Present Perfect Simple
We use the present perfect tense a lot to start conversations, frequently to introduce things we have done in the past that are of interest to us now.
Present Perfect Simple
The present perfect simple is formed by using the auxiliary 'Have' and a verb past participle.
I have read this book.
She has moved to France.
I have written several emails.
The negative form is constructed by adding 'not' between the auxiliary 'Have' and the past participle.
I have not read this book.
She has not moved to France yet.
I have not written any emails.
Present Perfect Questions are formed by inverting the auxiliary 'have' and the subject. Any question words are placed before the auxiliary.
Have you read this book?
Has she moved to France?
Have you written any emails?
Why haven't you shaved today?
The present perfect can be used for the following purposes:
To describe an action or state which began in the past and which continues in the present.
To describe an action which was finished in the very recent past. (Often with 'just')
To describe an action which was finished in the unspecified past and which is of interest at the time of speaking.
To describe an action which was finished at a time which is not specified, or in unfinished time.
To talk about events or actions that have not happened until the time of speaking.
She has worked here for 6 years. (The state began in the past and exists now)
I have just finished work and now I am going to the bar! (I recently finished work)
He has been ill recently, but he's much better now. (He was ill last week, and this is of interest now)
I have visited Paris, Berlin and Barcelona but my favourite city is London. (I visited these places in the past, but I don't say when)
I haven't been to Moscow and I have never eaten Russian food. (These actions have not happened)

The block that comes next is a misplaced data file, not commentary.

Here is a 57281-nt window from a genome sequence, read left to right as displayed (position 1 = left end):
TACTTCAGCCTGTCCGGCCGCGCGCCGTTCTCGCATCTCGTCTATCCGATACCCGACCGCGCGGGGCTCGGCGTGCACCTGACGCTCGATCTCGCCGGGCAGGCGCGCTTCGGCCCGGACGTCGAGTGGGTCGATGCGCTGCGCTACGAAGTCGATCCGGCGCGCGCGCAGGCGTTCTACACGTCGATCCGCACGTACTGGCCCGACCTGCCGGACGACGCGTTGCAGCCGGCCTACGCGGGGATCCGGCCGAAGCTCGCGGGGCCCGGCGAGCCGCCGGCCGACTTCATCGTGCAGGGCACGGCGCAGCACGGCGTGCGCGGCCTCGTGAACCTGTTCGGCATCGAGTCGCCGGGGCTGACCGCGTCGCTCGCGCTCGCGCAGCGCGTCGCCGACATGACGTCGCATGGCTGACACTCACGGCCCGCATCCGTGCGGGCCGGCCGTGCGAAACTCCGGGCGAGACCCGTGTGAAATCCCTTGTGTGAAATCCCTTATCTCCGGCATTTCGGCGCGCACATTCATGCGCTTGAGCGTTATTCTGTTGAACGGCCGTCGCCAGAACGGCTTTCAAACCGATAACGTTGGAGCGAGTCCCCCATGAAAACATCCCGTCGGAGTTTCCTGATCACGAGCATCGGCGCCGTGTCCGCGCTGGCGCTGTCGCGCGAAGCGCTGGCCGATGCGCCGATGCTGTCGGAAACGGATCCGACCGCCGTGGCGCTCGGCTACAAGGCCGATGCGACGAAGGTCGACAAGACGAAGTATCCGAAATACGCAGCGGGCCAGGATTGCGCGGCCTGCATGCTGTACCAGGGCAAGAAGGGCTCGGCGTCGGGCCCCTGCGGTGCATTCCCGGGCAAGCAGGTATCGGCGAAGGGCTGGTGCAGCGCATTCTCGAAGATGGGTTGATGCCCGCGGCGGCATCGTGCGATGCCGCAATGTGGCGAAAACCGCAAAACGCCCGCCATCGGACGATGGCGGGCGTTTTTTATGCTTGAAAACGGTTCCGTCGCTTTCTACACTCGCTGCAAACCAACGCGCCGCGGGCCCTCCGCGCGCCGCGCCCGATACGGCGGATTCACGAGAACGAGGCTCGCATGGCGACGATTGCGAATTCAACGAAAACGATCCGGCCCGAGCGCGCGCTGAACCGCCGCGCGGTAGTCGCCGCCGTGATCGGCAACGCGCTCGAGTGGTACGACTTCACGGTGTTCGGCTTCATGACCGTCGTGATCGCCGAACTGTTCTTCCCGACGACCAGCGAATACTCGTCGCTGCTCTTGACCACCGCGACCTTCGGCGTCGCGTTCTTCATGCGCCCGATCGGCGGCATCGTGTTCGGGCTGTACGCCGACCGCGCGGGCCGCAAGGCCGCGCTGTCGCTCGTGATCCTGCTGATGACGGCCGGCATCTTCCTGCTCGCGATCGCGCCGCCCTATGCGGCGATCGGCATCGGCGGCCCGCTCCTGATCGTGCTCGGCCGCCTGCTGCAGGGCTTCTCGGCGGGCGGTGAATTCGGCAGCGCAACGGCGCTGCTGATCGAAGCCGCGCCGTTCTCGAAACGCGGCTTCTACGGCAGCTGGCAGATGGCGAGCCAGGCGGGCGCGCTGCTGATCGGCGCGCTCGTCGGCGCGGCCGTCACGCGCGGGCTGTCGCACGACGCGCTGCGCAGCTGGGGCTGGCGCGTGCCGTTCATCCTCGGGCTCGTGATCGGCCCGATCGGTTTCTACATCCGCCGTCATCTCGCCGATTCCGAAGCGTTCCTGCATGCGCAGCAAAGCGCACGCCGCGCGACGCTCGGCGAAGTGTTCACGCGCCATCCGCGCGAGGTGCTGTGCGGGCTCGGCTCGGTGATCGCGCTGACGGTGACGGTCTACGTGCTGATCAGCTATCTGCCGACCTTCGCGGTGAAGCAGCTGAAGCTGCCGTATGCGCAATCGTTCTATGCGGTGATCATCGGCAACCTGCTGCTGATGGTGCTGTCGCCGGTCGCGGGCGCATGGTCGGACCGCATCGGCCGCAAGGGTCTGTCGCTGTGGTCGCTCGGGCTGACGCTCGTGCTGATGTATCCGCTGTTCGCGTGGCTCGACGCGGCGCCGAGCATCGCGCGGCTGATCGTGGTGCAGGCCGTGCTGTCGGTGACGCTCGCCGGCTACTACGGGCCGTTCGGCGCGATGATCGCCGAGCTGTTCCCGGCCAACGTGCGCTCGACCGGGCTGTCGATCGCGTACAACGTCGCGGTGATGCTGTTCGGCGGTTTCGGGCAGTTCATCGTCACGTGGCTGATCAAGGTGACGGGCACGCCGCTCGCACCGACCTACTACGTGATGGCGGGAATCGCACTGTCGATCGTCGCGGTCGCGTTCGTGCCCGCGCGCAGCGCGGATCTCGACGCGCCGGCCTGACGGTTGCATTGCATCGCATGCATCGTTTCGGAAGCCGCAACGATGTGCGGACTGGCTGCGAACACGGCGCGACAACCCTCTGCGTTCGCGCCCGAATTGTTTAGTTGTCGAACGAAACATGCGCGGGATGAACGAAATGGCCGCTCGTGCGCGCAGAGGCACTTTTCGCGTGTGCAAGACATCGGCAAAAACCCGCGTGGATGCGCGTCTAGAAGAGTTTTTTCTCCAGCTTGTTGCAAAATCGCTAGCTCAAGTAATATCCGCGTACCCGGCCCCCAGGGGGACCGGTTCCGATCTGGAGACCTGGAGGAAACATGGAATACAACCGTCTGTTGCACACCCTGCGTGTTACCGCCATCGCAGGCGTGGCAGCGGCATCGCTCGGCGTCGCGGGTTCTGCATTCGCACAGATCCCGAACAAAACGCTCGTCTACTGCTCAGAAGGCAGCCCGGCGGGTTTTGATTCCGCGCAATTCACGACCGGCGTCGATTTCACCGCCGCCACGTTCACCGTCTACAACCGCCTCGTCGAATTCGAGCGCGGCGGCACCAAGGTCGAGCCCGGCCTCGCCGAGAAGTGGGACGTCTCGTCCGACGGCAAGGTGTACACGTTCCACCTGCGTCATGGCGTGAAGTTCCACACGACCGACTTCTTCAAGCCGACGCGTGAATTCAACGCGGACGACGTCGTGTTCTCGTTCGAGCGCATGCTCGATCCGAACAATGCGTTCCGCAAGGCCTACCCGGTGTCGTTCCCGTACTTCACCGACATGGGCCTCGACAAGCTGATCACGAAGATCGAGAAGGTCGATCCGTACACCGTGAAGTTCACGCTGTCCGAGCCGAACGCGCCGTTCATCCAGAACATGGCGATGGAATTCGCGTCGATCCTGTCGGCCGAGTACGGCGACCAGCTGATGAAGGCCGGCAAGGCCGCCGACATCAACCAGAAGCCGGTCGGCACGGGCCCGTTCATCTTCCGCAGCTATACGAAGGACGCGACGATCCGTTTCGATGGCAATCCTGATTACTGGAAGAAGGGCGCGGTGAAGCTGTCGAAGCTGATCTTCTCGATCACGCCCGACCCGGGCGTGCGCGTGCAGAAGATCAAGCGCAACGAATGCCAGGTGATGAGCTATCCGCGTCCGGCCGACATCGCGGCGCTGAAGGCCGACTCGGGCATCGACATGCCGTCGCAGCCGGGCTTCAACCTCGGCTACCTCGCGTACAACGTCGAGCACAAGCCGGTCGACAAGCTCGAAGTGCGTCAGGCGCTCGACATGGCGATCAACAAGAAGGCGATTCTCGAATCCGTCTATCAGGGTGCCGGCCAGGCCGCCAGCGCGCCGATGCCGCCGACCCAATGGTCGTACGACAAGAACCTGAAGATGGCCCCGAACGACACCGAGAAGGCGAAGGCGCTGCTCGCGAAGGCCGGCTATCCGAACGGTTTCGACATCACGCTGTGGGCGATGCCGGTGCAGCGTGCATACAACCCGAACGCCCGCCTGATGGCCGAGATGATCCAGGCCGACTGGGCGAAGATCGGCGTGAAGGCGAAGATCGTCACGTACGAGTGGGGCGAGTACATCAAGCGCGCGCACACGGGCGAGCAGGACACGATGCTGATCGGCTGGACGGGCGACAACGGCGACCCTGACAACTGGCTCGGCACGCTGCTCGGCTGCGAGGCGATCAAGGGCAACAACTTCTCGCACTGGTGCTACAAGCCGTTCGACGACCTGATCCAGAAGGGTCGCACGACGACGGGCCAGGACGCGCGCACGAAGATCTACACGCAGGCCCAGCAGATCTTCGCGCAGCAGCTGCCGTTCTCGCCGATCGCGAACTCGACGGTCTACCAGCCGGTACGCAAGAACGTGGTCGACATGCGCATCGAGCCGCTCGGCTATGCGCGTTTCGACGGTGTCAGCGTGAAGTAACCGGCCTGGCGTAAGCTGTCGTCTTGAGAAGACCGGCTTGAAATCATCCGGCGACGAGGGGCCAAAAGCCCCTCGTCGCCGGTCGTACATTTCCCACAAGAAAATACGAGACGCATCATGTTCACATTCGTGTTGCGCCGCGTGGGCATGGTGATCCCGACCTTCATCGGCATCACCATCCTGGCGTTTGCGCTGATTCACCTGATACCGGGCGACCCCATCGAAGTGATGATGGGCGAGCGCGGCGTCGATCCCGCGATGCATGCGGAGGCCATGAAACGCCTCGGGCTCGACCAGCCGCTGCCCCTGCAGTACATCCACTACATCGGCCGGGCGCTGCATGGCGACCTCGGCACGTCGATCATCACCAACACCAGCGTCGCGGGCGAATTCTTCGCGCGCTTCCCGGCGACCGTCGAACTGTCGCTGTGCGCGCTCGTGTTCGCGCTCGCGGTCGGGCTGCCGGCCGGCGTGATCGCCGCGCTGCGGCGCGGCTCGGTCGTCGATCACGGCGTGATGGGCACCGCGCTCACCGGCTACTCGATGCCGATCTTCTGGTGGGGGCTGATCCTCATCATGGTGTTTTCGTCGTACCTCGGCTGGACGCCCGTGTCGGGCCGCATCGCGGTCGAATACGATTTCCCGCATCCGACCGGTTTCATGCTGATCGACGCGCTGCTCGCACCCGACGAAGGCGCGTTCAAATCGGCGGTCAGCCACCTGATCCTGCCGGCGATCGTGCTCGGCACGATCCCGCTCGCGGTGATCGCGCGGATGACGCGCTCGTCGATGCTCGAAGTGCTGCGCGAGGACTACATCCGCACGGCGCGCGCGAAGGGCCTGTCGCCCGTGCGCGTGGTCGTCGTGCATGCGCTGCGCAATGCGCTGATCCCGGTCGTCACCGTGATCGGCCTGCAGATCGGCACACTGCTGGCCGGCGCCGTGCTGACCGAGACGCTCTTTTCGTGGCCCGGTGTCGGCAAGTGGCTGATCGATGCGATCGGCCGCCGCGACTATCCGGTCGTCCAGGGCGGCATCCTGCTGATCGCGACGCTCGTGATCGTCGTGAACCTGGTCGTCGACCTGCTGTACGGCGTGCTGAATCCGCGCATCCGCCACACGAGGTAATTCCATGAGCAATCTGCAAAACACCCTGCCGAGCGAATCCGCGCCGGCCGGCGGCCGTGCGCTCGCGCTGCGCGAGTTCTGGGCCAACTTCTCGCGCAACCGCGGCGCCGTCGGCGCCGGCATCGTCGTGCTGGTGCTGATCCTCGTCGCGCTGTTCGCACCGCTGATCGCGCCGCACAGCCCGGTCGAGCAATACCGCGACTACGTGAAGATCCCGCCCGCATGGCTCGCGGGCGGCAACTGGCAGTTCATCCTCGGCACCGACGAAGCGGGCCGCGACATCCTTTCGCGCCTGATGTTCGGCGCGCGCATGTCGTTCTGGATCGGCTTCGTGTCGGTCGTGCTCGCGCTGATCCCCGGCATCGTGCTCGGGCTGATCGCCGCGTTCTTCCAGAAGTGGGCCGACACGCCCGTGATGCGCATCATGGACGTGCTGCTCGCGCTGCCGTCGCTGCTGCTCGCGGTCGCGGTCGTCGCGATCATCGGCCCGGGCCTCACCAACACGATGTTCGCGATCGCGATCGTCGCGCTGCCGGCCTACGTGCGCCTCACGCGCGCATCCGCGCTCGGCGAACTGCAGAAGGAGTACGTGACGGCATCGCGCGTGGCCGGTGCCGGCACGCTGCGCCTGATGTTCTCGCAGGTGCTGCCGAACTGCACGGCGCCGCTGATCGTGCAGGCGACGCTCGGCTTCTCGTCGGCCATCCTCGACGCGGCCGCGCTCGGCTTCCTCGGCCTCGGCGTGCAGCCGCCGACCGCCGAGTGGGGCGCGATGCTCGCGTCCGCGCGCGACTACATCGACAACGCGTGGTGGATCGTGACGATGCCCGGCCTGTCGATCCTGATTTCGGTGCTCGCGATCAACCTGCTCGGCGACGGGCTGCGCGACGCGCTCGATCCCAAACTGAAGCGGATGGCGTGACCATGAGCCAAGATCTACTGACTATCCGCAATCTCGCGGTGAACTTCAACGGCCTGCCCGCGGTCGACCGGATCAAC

Remember that the present perfect tense cannot be used with finished time (for example 'yesterday' or 'last year'). The present perfect can only be used when there is no time reference or when the time referred tp includes the present time (for example 'today' or 'this year').
Common time expressions
The following time expressions are frequently used with the Present Continuous:
just (to say that something happened a short time before)
yet (in negative statements to say that something has not happened until now, or in questions)
never (with a positive verb form, to say that something has not happened before)
already (to say that something has happened, usually earlier or quicker than you expected)
ever (in questions, to ask if something has happened before the time of speaking)
so far (meaning 'until this time')
up to now (meaning 'until this time')
recently (meaning an unspecified time in the recent past)
since (to take about a period of time from a time in the past until the present)
for (to talk about the duration of an action or state)
For... Since... How long...?
The words 'since...' 'for....' and 'how long....' are often used with the present perfect.
'For' is used to describe a period of time.
'Since' describes the time when an activity or state began, which extends to the present.
'How long' is used to ask about the period of time an activity has been happening, or a state has existed.
I have lived here for three years.
He hasn't had a job since 2007.
How long have you been a teacher?
Never - Ever
The words 'never' and 'ever' are used with the present perfect to talk about things that have not happened, or to ask if things have happened.
Never is used in statements with positive verb forms and means 'not in my life...'
Ever is used in questions (usually with a positive verb, but not always) and means 'in your life..?'
'Never' is placed between the auxiliary 'have' and the verb past participle.
'Ever' is placed between the subject and the past participle.
I have never eaten Vietnamese food.
She has never read a book by Shakespeare.
They have never been to America.
Have you ever eaten Vietnamese food?
Has she ever read a book by Shakespeare?
Have they ever been to America?
'has been to' and 'has gone to'
'Has gone to' is used to talk about another person who has left one place and travelled (or is travelling to) another place (not this place). 'Has gone' is never used to refer to the place where we are, and is not used in the first person (i.e. not: 'I have gone to the cinema')
Susan has gone to the cinema. = She is in the cinema, or is now travelling to the cinema.
Martin has gone home. = Martin has left one place (perhaps here) and is either at home or travelling home now.
Paul has gone to Paris. = He is in Paris or is travelling to Paris now.
'Have been to' is used to talk about places we have visited and returned from at some time in the past.
Susan has been to the cinema. = She went earlier this evening and now she is at home.
Martin has been home. = He went home earlier and has now returned to the place where you are speaking.
Paul has been to Paris. = He visited Paris at a time in the past.